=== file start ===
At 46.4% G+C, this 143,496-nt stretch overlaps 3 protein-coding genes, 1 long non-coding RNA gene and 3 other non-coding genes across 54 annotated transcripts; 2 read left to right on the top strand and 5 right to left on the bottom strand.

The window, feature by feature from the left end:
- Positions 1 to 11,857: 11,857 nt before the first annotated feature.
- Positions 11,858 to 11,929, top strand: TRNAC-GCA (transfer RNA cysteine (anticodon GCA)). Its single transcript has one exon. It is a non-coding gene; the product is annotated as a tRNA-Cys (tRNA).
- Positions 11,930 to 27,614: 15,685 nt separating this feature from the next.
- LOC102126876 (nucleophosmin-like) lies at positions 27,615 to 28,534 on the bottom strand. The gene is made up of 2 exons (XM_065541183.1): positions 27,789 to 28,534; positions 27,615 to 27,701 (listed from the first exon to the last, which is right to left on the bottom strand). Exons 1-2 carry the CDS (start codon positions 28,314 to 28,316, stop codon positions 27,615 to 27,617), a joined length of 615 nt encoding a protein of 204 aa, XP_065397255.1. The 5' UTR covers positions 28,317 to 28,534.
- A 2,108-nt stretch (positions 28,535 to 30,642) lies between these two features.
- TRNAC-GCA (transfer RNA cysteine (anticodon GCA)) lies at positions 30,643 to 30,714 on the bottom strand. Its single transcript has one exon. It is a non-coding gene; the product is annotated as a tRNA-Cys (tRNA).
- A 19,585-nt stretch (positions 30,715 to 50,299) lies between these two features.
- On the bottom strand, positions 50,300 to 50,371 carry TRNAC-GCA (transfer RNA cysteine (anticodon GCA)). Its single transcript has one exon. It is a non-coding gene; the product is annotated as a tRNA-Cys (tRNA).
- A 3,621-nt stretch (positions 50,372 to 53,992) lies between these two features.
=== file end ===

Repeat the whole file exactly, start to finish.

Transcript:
At 46.4% G+C, this 143,496-nt stretch overlaps 3 protein-coding genes, 1 long non-coding RNA gene and 3 other non-coding genes across 54 annotated transcripts; 2 read left to right on the top strand and 5 right to left on the bottom strand.

The window, feature by feature from the left end:
- Positions 1 to 11,857: 11,857 nt before the first annotated feature.
- Positions 11,858 to 11,929, top strand: TRNAC-GCA (transfer RNA cysteine (anticodon GCA)). Its single transcript has one exon. It is a non-coding gene; the product is annotated as a tRNA-Cys (tRNA).
- Positions 11,930 to 27,614: 15,685 nt separating this feature from the next.
- LOC102126876 (nucleophosmin-like) lies at positions 27,615 to 28,534 on the bottom strand. The gene is made up of 2 exons (XM_065541183.1): positions 27,789 to 28,534; positions 27,615 to 27,701 (listed from the first exon to the last, which is right to left on the bottom strand). Exons 1-2 carry the CDS (start codon positions 28,314 to 28,316, stop codon positions 27,615 to 27,617), a joined length of 615 nt encoding a protein of 204 aa, XP_065397255.1. The 5' UTR covers positions 28,317 to 28,534.
- A 2,108-nt stretch (positions 28,535 to 30,642) lies between these two features.
- TRNAC-GCA (transfer RNA cysteine (anticodon GCA)) lies at positions 30,643 to 30,714 on the bottom strand. Its single transcript has one exon. It is a non-coding gene; the product is annotated as a tRNA-Cys (tRNA).
- A 19,585-nt stretch (positions 30,715 to 50,299) lies between these two features.
- On the bottom strand, positions 50,300 to 50,371 carry TRNAC-GCA (transfer RNA cysteine (anticodon GCA)). Its single transcript has one exon. It is a non-coding gene; the product is annotated as a tRNA-Cys (tRNA).
- A 3,621-nt stretch (positions 50,372 to 53,992) lies between these two features.